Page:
That is exactly what Joseph Tame, a British digital media producer living in Tokyo, is doing this July. In conjunction with Nike, as part of their Run Like Me campaign, Tame will run a hundred metres per ‘Like’. Ten thumbs up, one kilometre of running around Tokyo. A Thousand ‘Likes’? Five thousand? Well, you do the maths, but he might need to think about getting some more new trainers…
Why is he doing this? Well, he tells viewers of a YouTube video accompanying the campaign, which launched on Friday, “Because I like the internet, and I like running.” And that is no lie – check out Tame’s Art of Running website, where he logs the ‘Artistic Runs’ – which take meticulous planning – he does with a GPS tracker app in his iPhone, the course of which makes ‘art’ on the streets. He even travelled to Ishinomaki, in Miyagi, running around the town spelling out its name on the streets as part of a volunteering trip to Tohoku.
Joseph and I spoke on the phone about the project; we wanted to find out a little more.
What does he expect? “Well, who knows? There are no benchmarks, it’s very experimental. You know, Nike is a global sports brand and they have entered a partnership with a local ‘character’, so to speak.” In the short-term, though, Tame told me that he was, “realistically,” hoping for at least 500 (at the time of writing, a few hours after speaking to him, there are 540, and counting…)
“We had long discussions about how we would cope with an avalanche of likes,” Joseph says; it looks like some of the plans they made may have to be put into action!
It will be a month long project, not just one run, so at least he has chance to spread out the work and save those knees from a complete pounding. He will be doing “several runs a week,” several more than many of those punishing him with their mouse clicks.
But is it a punishment? Perhaps not, he seems to love it. And the ‘Artistic Run’ concept seems integral to that enjoyment. “The key is, it’s interactive. As the campaign continues, I will be making video responses and taking more suggestions for shapes (to run).” This isn’t your average jog around the park – running should be enjoyable, seems to be the message.
Some runs are more challenging than others, it seems: Joseph is currently planning a “Map Japan” run – in the shape of, you guessed it, Japan – after a suggestion from a viewer of docomo’s mobile TV service, Nottv, on which they saw him.
Most of these runs are in Tokyo but he is open to suggestions, however tricky they may be to plan… “I was doing so much preparation for the next 50km artistic run, that I needed to buy a new Thunderbolt display for my Mac (well, that was my excuse, anyway!)”
This is one campaign that didn’t need to use an actor or invent a character – Joseph says that even his wife, upon seeing the video, said, “That is so Joseph!”
Perhaps she is used to his schemes; if you think you have seen Joseph before, you might be right; he gets quite a lot of attention, especially when he is “in costume.” Joseph tells me that it’s almost got to the stage when he’s surprised when people don’t recognise him.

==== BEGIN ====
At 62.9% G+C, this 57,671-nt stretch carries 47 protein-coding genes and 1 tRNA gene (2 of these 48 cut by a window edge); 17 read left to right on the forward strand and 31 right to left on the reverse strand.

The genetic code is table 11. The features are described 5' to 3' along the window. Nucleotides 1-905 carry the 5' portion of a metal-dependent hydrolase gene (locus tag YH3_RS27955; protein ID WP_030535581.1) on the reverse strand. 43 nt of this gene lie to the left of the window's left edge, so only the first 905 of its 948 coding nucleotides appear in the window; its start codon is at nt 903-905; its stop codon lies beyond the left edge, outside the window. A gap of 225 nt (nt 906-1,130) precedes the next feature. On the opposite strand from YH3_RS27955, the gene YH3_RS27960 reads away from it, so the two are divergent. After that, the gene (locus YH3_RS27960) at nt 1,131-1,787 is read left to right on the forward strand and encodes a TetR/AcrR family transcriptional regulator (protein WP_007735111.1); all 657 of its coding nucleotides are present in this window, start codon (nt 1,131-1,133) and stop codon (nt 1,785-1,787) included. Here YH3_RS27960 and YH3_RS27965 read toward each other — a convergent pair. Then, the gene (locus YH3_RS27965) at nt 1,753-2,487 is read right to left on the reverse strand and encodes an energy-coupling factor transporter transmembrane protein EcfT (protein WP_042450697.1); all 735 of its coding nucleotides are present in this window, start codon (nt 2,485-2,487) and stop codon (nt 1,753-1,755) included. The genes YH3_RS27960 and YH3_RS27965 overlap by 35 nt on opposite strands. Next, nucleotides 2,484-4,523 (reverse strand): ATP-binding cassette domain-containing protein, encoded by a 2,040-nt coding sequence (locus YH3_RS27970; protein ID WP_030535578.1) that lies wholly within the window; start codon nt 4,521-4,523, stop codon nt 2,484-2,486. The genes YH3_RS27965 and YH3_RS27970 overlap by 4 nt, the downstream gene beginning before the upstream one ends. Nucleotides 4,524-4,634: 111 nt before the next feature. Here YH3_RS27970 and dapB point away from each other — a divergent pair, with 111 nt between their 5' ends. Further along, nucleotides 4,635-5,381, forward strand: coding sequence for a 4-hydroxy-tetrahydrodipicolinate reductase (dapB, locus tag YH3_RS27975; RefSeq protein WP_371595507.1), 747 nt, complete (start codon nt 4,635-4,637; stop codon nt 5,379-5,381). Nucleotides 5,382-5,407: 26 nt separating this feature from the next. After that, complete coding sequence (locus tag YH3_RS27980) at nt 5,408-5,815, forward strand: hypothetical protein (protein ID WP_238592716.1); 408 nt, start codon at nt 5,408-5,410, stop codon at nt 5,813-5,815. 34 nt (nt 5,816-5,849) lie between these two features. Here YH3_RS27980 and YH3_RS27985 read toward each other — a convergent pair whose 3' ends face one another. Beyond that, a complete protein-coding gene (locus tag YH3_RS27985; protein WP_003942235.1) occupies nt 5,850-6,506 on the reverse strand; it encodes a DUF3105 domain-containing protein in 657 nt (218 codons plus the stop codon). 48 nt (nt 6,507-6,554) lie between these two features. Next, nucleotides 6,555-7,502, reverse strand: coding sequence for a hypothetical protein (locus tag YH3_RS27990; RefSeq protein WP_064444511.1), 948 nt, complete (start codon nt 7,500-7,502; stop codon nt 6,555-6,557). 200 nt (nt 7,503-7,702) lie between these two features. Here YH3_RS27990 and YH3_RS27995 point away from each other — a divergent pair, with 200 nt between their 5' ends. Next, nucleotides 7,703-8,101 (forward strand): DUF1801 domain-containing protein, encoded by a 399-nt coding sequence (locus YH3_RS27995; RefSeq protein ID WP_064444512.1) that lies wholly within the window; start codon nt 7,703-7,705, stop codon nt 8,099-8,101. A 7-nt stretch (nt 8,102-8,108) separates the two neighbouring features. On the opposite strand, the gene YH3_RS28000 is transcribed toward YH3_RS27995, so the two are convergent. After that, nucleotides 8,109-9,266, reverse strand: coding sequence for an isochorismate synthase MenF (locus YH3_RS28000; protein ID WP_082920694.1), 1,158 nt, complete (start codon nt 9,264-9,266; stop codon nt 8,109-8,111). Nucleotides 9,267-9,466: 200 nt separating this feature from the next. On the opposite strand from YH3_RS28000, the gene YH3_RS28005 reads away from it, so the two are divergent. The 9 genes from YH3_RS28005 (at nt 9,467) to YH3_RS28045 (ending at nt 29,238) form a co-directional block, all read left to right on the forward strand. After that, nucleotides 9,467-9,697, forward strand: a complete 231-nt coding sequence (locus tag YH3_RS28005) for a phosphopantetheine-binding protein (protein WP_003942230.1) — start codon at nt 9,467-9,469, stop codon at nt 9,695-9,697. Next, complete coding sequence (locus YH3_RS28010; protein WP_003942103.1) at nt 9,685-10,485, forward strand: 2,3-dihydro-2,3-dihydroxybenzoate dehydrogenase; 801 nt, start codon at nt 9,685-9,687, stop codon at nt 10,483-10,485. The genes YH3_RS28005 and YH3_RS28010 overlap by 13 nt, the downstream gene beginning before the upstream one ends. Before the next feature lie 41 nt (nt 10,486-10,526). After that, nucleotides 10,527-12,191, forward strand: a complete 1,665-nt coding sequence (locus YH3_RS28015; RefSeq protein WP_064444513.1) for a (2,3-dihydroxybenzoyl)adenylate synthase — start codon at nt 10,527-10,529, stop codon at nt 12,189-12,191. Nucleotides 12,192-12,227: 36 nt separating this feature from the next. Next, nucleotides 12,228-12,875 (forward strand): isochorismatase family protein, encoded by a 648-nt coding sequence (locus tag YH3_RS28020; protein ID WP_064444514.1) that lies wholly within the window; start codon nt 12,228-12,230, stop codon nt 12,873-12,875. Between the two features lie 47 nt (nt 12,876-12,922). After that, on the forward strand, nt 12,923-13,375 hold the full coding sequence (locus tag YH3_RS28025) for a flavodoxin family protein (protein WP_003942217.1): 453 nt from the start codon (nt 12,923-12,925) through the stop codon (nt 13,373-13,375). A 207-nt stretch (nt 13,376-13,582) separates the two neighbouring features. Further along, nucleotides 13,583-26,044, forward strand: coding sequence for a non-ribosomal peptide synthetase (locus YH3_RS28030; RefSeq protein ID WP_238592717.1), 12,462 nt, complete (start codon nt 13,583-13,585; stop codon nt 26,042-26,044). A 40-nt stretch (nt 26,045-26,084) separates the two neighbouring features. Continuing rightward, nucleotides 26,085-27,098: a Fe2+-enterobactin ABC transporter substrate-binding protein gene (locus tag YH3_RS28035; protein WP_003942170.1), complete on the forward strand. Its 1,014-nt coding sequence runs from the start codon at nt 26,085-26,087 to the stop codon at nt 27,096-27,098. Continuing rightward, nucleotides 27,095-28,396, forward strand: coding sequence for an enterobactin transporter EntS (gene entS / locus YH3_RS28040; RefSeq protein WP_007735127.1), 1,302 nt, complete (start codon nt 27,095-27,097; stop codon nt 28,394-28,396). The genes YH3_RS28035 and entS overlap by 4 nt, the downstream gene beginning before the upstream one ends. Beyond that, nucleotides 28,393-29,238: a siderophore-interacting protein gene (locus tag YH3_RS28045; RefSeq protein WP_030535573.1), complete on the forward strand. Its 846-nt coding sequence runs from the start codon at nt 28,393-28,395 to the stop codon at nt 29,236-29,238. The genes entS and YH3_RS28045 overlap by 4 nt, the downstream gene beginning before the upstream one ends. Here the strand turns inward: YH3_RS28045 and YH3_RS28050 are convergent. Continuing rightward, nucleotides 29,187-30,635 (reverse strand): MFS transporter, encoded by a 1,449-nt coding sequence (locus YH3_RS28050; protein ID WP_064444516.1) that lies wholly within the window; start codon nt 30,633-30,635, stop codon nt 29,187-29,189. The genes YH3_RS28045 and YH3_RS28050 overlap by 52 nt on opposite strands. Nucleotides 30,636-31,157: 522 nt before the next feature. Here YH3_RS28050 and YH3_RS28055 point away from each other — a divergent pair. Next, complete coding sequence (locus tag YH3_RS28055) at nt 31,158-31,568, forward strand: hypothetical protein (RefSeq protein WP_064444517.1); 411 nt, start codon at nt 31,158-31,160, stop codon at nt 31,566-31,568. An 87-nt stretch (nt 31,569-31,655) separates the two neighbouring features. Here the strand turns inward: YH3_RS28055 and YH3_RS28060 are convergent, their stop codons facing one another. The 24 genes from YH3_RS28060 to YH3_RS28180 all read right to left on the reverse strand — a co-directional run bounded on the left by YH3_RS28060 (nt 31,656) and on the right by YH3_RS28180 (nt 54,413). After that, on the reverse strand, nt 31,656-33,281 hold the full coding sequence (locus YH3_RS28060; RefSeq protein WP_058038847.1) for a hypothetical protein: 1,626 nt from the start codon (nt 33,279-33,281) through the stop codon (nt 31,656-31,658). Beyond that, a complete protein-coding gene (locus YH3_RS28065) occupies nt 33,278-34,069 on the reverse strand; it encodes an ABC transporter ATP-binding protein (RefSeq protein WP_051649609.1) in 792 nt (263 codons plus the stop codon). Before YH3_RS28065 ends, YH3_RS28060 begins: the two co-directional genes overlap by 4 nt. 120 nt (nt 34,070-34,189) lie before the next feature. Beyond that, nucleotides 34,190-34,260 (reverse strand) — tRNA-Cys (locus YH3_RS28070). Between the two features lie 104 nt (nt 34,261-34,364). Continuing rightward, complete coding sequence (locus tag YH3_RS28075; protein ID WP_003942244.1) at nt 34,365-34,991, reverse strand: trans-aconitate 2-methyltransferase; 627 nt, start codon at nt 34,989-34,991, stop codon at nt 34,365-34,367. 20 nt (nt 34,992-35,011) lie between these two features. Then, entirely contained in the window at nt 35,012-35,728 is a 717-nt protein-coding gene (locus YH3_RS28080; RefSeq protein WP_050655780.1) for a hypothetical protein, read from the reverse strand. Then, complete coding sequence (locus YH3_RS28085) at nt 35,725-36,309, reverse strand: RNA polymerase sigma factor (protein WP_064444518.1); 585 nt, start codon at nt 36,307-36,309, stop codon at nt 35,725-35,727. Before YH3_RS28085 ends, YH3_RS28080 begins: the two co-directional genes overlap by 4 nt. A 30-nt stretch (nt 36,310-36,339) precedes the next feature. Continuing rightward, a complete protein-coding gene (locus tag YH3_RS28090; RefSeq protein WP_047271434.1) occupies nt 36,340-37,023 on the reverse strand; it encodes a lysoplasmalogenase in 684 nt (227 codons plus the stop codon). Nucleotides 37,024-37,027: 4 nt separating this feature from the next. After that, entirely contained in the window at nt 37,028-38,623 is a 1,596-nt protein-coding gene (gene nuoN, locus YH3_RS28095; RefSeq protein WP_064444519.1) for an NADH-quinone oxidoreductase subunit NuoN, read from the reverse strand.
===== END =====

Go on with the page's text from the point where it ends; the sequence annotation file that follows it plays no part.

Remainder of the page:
His media-friendly exploits in the Tokyo Marathon – live streaming his efforts with iPhone cameras strapped to his head – have a lot to do with that, but even when people don’t recognise him, Joseph says it appeals to people. “It’s because it’s so ridiculous! It instantly brings down walls. Salarymen will smile, and even the old women, when they ask ‘what is it?’ will, when I explain, nod and say ‘naruhodo‘ (I see…)”
“In a way it was my idea,” Joseph tells me, “last year I made a presentation to a creative agency working with Nike and we spoke about the potential for a tie-up. I want to make running more interactive, more social.” Eventually, the creatives contacted Joseph, suggesting there might be a good opportunity to work together, and here we are. He seems delighted to ‘work’ in running, I can hear his passion when he says he wants to move the sport to “more than just one foot in front of the other.”
Of course, though, essentially, this is about selling trainers. “Yes. And there are lots of branding rules but I see this idea as really ‘on the coalface’.” This would be exciting for anyone watching or involved in new media.
This hasn’t been done before, and it isn’t clear how it will turn out, and the commercial aspect doesn’t bother Tame as much as it would working with another company. Having spoken to others in the past who have approached him, he rejected the chance. Tame says, “I felt they expected me to completely sell my ‘brand’ to them. To promote something that doesn’t resonate with me.”
Whether or not this is a project, campaign, that will truly go viral and take over Joseph’s life remains to be seen. It seems to have all the hallmarks of something that will take off and, well, here we are writing about it. I doubt we will be the last.
‘How far can the internet make him run?’, asks the Facebook page. You can find the total so far, and like the page to add your 100m to his total, here. Have a look at the YouTube video below.